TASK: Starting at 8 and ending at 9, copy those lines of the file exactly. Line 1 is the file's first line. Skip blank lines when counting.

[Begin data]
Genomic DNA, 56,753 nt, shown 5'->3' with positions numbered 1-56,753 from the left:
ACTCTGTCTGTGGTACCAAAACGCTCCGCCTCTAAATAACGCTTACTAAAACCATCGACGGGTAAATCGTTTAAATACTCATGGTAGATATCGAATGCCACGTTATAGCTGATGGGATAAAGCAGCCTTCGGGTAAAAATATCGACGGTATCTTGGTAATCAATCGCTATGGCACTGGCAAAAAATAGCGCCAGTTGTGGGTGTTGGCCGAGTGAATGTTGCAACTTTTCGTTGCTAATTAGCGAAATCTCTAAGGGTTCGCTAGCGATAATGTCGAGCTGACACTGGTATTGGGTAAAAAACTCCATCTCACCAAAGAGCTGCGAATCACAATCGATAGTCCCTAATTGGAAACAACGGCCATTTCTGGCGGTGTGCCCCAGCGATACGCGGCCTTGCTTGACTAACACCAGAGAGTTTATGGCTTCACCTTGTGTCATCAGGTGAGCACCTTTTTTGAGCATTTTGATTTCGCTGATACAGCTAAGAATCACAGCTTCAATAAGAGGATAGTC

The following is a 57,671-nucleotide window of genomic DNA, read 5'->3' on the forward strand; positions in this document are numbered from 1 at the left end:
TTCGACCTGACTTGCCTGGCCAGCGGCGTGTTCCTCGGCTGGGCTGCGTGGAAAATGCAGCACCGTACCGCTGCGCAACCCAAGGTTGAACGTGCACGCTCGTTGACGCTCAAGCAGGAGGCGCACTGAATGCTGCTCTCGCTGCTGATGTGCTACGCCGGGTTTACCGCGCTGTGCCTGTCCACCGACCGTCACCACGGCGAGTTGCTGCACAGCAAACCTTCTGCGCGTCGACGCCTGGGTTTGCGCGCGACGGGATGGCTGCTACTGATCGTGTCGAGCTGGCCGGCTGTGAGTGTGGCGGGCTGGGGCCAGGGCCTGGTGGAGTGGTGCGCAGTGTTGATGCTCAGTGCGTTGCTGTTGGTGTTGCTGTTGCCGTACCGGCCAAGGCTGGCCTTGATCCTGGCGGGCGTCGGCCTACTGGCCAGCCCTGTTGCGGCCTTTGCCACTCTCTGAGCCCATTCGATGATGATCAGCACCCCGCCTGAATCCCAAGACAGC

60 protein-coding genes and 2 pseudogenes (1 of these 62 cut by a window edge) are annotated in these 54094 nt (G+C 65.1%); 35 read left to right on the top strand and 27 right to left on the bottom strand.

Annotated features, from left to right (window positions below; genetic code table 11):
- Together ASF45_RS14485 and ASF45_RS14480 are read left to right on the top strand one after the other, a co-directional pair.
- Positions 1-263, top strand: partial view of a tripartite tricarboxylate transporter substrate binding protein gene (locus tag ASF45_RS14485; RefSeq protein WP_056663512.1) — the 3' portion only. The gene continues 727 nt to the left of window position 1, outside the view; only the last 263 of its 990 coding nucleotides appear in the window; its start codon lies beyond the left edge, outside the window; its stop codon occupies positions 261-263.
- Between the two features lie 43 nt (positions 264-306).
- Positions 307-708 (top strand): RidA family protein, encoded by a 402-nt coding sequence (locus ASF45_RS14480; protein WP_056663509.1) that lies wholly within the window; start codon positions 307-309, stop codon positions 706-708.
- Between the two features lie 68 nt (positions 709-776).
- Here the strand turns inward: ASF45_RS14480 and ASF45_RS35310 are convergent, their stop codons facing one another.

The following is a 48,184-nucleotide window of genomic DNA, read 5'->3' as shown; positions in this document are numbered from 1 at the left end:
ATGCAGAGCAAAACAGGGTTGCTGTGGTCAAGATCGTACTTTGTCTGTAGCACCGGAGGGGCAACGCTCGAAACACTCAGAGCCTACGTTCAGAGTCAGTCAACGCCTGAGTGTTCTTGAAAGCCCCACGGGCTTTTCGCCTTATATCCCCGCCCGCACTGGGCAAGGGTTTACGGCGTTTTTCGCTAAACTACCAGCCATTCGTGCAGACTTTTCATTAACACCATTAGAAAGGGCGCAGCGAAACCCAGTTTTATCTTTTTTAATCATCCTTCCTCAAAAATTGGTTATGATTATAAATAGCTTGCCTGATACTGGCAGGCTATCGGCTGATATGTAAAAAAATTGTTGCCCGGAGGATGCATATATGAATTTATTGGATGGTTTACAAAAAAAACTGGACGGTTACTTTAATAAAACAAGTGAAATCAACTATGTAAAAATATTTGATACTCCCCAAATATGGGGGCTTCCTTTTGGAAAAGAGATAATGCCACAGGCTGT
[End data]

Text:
- Positions 1-263, top strand: partial view of a tripartite tricarboxylate transporter substrate binding protein gene (locus tag ASF45_RS14485; RefSeq protein WP_056663512.1) — the 3' portion only. The gene continues 727 nt to the left of window position 1, outside the view; only the last 263 of its 990 coding nucleotides appear in the window; its start codon lies beyond the left edge, outside the window; its stop codon occupies positions 261-263.
- Between the two features lie 43 nt (positions 264-306).